Judicial branch

highest courts: Court of Cassation or Cour de Cassation (consists of 26 justices and organized into legislative and judiciary sections); Constitutional Court (consists of 9 judges)

judge selection and term of office: Court of Cassation judges nominated by the Judicial Service Council, an independent body of public prosecutors and selected judges of the lower courts; judge tenure NA; Constitutional Court judges - 3 nominated by the president, 3 by the Judicial Service Council, and 3 by the legislature; judges appointed by the president to serve 9-year non-renewable terms with one-third of the membership renewed every 3 years

subordinate courts: State Security Court; Court of Appeals (organized into administrative and judiciary sections); Tribunal de Grande; magistrates' courts; customary courts

Political parties and leaders

Christian Democrat Party or PDC [Jose ENDUNDO]
Congolese Rally for Democracy or RCD [Azarias RUBERWA]
Convention of Christian Democrats or CDC
Engagement for Citizenship and Development or ECiDe [Martin FAYULU]
Forces of Renewal or FR [Mbusa NYAMWISI]
Lamuka coalition [Martin FAYULU] (includes ECiDe, MLC, Together for Change, CNB, and, Nouvel Elan)
Movement for the Liberation of the Congo or MLC [Jean-Pierre BEMBA]
Nouvel Elan [Adolphe MUZITO]
Our Congo or CNB ("Congo Na Biso") [Freddy MATUNGULU]
People's Party for Reconstruction and Democracy or PPRD [Henri MOVA Sakanyi]
Social Movement for Renewal or MSR [Pierre LUMBI]
Together for Change (Ensemble") [Moise KATUMBI]
Unified Lumumbist Party or PALU [Antoine GIZENGA]
Union for the Congolese Nation or UNC [Vital KAMERHE]
Union for Democracy and Social Progress or UDPS [Felix TSHISEKEDI]

International organization participation

ACP, AfDB, AU, CEMAC, CEPGL, COMESA, EITI (compliant country), FAO, G-24, G-77, IAEA, IBRD, ICAO, ICC (NGOs), ICCt, ICRM, IDA, IFAD, IFC, IFRCS, IHO, ILO, IMF, IMO, Interpol, IOC, IOM, IPU, ISO, ITSO, ITU, ITUC (NGOs), MIGA, NAM, OIF, OPCW, PCA, SADC, UN, UNCTAD, UNESCO, UNHCR, UNIDO, UNWTO, UPU, WCO, WFTU (NGOs), WHO, WIPO, WMO, WTO

Diplomatic representation in the US

chief of mission: Ambassador Francois Nkuna BALUMUENE (since 23 September 2015)

chancery: 1100 Connecticut Avenue NW, Suite 725, Washington DC 20036

telephone: [1] (202) 234-7690 through 7691

FAX: [1] (202) 234-2609

representative office: New York New York

Diplomatic representation from the US

chief of mission: Ambassador Michael A. HAMMER (since 22 December 2018)

telephone: [243] 081 556-0151

embassy: 310 Avenue des Aviateurs, Kinshasa, Gombe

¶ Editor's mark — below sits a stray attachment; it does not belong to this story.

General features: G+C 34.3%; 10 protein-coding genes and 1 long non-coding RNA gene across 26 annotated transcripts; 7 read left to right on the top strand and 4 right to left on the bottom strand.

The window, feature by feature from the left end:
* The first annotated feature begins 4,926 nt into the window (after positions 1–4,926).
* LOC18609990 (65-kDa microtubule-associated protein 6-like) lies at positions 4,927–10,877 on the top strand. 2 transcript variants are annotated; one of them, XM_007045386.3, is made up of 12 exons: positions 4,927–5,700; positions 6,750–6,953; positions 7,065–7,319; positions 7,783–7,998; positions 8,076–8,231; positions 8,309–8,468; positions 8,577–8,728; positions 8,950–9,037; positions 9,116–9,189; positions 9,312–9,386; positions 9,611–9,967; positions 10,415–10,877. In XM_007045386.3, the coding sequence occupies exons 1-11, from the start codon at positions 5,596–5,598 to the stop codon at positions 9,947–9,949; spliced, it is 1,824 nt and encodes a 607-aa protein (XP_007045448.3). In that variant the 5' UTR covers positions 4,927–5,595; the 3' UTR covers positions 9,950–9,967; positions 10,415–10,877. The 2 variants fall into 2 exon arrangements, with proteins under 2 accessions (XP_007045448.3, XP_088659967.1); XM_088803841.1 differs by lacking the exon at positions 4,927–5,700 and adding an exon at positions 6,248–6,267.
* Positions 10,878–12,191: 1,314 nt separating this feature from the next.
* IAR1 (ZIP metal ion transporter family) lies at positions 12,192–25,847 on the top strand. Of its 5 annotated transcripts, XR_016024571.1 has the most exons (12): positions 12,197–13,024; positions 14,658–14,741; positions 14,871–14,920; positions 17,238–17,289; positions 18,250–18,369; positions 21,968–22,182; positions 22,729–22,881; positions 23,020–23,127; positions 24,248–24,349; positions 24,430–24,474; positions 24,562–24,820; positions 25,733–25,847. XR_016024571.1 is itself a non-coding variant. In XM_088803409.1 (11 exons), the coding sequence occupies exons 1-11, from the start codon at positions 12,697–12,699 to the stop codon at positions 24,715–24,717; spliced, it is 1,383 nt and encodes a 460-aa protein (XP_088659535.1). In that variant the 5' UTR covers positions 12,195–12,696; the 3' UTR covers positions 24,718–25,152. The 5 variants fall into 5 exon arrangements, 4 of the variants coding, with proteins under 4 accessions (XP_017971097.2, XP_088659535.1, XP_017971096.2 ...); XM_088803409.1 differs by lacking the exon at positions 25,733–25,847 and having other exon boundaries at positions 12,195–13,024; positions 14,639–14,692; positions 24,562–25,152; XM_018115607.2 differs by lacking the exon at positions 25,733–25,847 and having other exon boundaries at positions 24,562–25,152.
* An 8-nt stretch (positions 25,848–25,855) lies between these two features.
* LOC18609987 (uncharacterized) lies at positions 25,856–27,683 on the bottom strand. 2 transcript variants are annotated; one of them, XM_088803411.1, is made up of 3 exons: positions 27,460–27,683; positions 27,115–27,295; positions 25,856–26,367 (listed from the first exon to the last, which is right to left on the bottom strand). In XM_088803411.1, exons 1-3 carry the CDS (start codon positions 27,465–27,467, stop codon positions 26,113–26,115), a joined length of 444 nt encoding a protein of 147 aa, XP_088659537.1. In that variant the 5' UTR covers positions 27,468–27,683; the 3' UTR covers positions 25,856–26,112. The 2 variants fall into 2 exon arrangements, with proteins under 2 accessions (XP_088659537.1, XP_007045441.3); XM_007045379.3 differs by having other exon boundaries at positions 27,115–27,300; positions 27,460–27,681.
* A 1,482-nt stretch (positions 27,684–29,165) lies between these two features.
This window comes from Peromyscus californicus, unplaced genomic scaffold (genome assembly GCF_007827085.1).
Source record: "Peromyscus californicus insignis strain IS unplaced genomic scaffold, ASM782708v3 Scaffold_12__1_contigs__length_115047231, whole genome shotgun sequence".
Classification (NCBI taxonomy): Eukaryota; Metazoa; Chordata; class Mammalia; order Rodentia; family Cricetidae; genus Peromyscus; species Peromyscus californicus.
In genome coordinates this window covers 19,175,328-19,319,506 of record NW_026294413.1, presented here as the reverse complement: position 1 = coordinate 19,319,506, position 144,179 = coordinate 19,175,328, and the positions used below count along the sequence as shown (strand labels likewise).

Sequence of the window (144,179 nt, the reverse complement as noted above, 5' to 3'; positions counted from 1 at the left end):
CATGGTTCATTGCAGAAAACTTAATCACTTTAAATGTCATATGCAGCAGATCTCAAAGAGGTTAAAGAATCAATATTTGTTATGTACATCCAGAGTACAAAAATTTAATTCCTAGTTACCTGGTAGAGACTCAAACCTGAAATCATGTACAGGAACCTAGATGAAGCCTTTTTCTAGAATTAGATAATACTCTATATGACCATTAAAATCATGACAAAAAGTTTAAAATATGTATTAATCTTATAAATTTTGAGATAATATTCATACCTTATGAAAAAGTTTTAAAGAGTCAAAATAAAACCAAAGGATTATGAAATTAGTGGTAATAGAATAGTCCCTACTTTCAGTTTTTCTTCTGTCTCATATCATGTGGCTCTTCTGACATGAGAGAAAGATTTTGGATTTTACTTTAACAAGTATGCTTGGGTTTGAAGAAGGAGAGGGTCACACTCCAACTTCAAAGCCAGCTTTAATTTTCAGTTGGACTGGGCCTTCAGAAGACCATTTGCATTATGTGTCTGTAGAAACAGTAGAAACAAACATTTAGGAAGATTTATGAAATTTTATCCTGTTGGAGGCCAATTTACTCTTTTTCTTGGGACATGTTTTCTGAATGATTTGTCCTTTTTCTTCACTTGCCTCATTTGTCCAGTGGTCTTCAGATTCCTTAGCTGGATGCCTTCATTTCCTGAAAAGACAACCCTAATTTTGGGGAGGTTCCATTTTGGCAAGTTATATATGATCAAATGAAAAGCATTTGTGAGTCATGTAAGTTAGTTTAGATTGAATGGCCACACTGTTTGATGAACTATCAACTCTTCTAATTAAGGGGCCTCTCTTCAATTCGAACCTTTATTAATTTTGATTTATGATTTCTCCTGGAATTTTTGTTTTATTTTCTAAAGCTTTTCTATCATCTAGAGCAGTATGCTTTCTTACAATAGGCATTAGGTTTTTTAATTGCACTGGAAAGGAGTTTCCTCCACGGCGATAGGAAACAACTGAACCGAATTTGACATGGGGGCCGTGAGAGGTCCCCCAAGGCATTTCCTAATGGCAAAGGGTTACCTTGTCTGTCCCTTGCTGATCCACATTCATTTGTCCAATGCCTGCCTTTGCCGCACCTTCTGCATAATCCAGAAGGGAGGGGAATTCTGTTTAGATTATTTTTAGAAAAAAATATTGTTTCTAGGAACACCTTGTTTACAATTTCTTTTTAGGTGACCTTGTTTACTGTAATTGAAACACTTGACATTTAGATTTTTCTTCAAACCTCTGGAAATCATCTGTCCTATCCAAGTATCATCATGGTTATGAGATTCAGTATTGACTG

mailing address: Unit 2220, DPO AE 09828

FAX: [243] 81 556-0175

Flag description

sky blue field divided diagonally from the lower hoist corner to upper fly corner by a red stripe bordered by two narrow yellow stripes; a yellow, five-pointed star appears in the upper hoist corner; blue represents peace and hope, red the blood of the country's martyrs, and yellow the country's wealth and prosperity; the star symbolizes unity and the brilliant future for the country

National symbol(s)

leopard; national colors: sky blue, red, yellow

National anthem

name: "Debout Congolaise" (Arise Congolese)

lyrics/music: Joseph LUTUMBA/Simon-Pierre BOKA di Mpasi Londi

note: adopted 1960; replaced when the country was known as Zaire; but readopted in 1997

Economy

Economic overview

The economy of the Democratic Republic of the Congo - a nation endowed with vast natural resource wealth - continues to perform poorly. Systemic corruption since independence in 1960, combined with countrywide instability and intermittent conflict that began in the early-90s, has reduced national output and government revenue, and increased external debt. With the installation of a transitional government in 2003 after peace accords, economic conditions slowly began to improve as the government reopened relations with international financial institutions and international donors, and President KABILA began implementing reforms. Progress on implementing substantive economic reforms remains slow because of political instability, bureaucratic inefficiency, corruption, and patronage, which also dampen international investment prospects.

Renewed activity in the mining sector, the source of most export income, boosted Kinshasa's fiscal position and GDP growth until 2015, but low commodity prices have led to slower growth, volatile inflation, currency depreciation, and a growing fiscal deficit. An uncertain legal framework, corruption, and a lack of transparency in government policy are long-term problems for the large mining sector and for the economy as a whole. Much economic activity still occurs in the informal sector and is not reflected in GDP data.